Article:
An attack on mixed income communities

The Government has announced an attack on mixed income communities.

The previous coalition government certainly showed no interest in the idea of building or maintaining mixed income communities. This logic is now being pushed further and we are witnessing an all out assault.

The Government will:

  • Force local authorities to sell council housing in richer areas
  • Continue to squeeze the local housing allowance
  • Cap the total amount of benefits a household can receive at £23,000 pa

The combined impact of these policies will be that deprivation will be more concentrated in certain areas and there will be fewer mixed income communities.

This all comes at a time when academics in America are finding more and more evidence that growing up in mixed income communities is good for children in low income households.

Of course, under New Labour there were legitimate criticisms that the rhetoric of ‘mixed communities’ was far more often used to justify destroying social housing than to help poorer people to live in richer areas.

What Lawrence Katz and others are looking at is slightly different. They found that children in poor households who grow up in richer areas do better in a number of ways than children in poor households who grow up in poor areas.

every extra year of childhood spent in a low-poverty environment appears to be beneficial

This is true for different races and genders. Similarly, they found that children who moved to poorer areas, did less well as adults than those who stayed in richer areas.

This is not to say that poverty is inevitable. However, it does appear that it’s better to be poor in a mixed income neighbourhood than to be poor in a poor neighbourhood.

Housing and neighbourhood policy should aim to be part of eradicating poverty. While poverty is still a feature of our country, housing and neighbourhood policy should aim to make sure that as many poor children as possible can grow up in richer areas. The Government is failing to do this. What’s the phrase for the opposite of evidence based policy?

Are there slums in the UK?

Do slums exist in the UK? It’s more complicated than that.

Peter Marcuse’s blog has a ‘critical discussion’ on the nature and role of slums. This lead me to ask whether there are slums in the UK, or, more specifically, whether housing in poorer parts or areas of the UK is of substantially worse quality that in richer parts.

image (7)

Many people’s initial reaction to this would be to say of course housing in poorer areas is of a worse quality than in richer areas.

It’s certainly true that, as this chart shows, the poorer the area the more likely it is that housing will have damp.

image (8)

However, if we look at a different wider measure of housing quality (the decent homes standard), the picture is more complex.

There are a similar percentage of homes that don’t meet the decent homes standard in the poorest areas of the UK as there are in areas of average wealth.

image (9)

The picture gets still more complex if we look at a different way of dividing areas, not by wealth but by whether they are urban or rural.

This chart shows us that homes in rural areas are far more likely to fail the decent homes standard than homes in city centers which are in turn more likely to fail the decent homes standard than homes in suburbs.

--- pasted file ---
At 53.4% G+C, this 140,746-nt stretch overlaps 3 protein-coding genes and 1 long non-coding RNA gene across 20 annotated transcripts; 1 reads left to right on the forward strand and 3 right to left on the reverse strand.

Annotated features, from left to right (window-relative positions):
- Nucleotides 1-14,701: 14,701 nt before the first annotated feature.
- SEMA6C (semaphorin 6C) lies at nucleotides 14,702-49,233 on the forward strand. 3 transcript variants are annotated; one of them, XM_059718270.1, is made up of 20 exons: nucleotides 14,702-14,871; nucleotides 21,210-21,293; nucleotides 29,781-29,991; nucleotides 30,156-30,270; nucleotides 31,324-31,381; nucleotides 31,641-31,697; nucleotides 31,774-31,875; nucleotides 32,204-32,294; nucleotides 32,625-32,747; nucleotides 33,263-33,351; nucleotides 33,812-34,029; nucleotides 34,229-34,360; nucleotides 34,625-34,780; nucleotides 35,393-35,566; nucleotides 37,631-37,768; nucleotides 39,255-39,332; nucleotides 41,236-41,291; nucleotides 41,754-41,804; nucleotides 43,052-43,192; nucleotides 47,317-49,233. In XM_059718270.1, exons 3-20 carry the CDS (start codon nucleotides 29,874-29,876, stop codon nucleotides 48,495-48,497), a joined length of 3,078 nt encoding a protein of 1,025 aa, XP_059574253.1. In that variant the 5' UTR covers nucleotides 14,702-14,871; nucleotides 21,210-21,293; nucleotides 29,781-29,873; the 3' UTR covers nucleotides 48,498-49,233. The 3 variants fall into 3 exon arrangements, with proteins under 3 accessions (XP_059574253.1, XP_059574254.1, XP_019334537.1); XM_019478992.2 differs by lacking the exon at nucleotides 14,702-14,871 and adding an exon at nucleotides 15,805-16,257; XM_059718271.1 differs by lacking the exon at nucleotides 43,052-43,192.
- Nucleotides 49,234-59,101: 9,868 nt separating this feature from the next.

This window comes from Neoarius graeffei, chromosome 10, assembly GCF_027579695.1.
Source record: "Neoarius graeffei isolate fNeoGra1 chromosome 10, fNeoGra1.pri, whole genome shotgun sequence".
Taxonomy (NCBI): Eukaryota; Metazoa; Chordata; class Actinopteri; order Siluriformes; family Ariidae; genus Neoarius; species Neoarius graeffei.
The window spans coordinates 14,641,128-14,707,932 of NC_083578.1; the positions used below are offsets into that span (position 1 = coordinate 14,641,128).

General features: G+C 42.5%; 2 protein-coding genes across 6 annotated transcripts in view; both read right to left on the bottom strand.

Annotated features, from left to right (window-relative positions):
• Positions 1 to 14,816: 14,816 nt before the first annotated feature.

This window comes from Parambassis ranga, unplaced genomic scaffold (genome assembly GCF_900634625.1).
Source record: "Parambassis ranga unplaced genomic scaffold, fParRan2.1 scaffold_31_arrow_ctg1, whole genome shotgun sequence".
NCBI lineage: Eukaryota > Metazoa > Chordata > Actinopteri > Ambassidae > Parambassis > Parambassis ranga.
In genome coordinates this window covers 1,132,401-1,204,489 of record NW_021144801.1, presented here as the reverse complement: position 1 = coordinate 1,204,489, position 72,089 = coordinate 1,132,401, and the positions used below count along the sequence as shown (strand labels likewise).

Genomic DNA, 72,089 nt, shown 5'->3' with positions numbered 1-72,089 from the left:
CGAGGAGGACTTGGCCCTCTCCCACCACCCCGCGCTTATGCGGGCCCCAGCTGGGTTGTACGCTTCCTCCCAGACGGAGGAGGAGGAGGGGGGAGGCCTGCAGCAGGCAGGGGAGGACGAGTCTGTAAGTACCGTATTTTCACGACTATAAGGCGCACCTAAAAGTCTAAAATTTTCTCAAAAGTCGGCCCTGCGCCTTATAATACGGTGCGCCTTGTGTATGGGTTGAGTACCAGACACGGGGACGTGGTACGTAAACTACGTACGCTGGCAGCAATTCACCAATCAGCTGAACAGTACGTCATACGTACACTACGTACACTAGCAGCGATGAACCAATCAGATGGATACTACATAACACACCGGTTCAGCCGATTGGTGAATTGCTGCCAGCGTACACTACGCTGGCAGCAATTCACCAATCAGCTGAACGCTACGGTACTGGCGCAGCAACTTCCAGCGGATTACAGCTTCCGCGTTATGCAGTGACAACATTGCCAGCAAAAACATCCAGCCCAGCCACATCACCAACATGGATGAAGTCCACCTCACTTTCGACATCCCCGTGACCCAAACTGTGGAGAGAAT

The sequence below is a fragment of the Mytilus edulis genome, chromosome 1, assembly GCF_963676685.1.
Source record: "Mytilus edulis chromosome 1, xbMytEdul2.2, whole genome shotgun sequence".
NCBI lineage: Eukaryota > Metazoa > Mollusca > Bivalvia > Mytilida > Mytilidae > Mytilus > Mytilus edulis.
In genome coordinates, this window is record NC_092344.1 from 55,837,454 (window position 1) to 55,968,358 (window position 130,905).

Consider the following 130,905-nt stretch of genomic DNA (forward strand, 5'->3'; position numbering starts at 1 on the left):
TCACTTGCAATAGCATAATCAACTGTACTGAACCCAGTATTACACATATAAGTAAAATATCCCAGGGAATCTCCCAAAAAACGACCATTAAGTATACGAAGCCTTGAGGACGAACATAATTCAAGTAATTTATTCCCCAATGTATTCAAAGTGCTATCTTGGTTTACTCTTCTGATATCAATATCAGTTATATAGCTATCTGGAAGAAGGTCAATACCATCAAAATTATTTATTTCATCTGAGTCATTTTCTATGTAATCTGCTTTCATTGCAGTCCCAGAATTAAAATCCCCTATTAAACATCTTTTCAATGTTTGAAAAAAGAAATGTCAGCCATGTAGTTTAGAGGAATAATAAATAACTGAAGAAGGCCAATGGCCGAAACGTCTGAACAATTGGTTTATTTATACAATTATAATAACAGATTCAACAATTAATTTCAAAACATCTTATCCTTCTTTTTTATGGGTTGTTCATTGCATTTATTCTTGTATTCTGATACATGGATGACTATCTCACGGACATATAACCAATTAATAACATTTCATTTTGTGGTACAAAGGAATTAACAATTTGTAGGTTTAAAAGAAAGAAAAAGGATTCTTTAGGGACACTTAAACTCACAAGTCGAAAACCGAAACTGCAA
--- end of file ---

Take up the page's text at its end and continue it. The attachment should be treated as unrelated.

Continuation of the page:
image (10)

Part of the explanation for this complex picture is that social housing in the UK is often kept to a good standard, while lots of private rented housing is not kept up to standard.

What to conclude from this? Perhaps the idea of area based housing initiatives in the UK is wrong headed, and a strategy to improve the quality of housing in the UK should focus on giving individual homeowners, landlords and tenants, the right support and incentives to bring all homes in the UK up to a decent standard.

Where should homeless people live?

While the number of people who experience homelessness has been rising, the number of bed spaces in homeless hostels has been declining.

  • In 2010 there were 43,600 bed spaces in homelessness accommodation services. Today, this stands at 36,540.
  • In 2010 there were 1,768 people sleeping rough in England (using the government’s measure). In 2014 there were 2,744.
  • In 2010 Local Authorities accepted 42,390 household as homeless, in 2014 they accepted 53,250 as homeless.

Many homeless hostels were funded by through a government scheme called “supporting people”. This money is no longer ringfenced meaning councils can use the money for other things. Given the overall cuts in funding for councils, this is exactly what many have done.

The effect is that many single homeless people end up living in private hostels. While the anonymity of “dosshouses” can be attractive, it is a highly insecure way to live and not one that aids many people’s recovery.

Is this the future? More people being made homeless and fewer specialist services to support them. Sadly, a combination of austerity and so-called localism points that way.

The so-called ‘Housing first‘ model offers a glimpse of a different future. The model essentially works by giving homeless people a flat (i.e. paying their deposit and rent) and linking them with a worker who sees them for hours a day, helping them in whatever way is best.

Using this method Utah has seen a 72% reduction in the number of homeless people.

A bold Labour candidate for the Mayor of London could announce a pan-London Housing First scheme and end homelessness in the capital within 8 years.

Where is it better to live, UK or USA?

“England [sic] is just a small island. Its roads and houses are small.” – Mitt Romney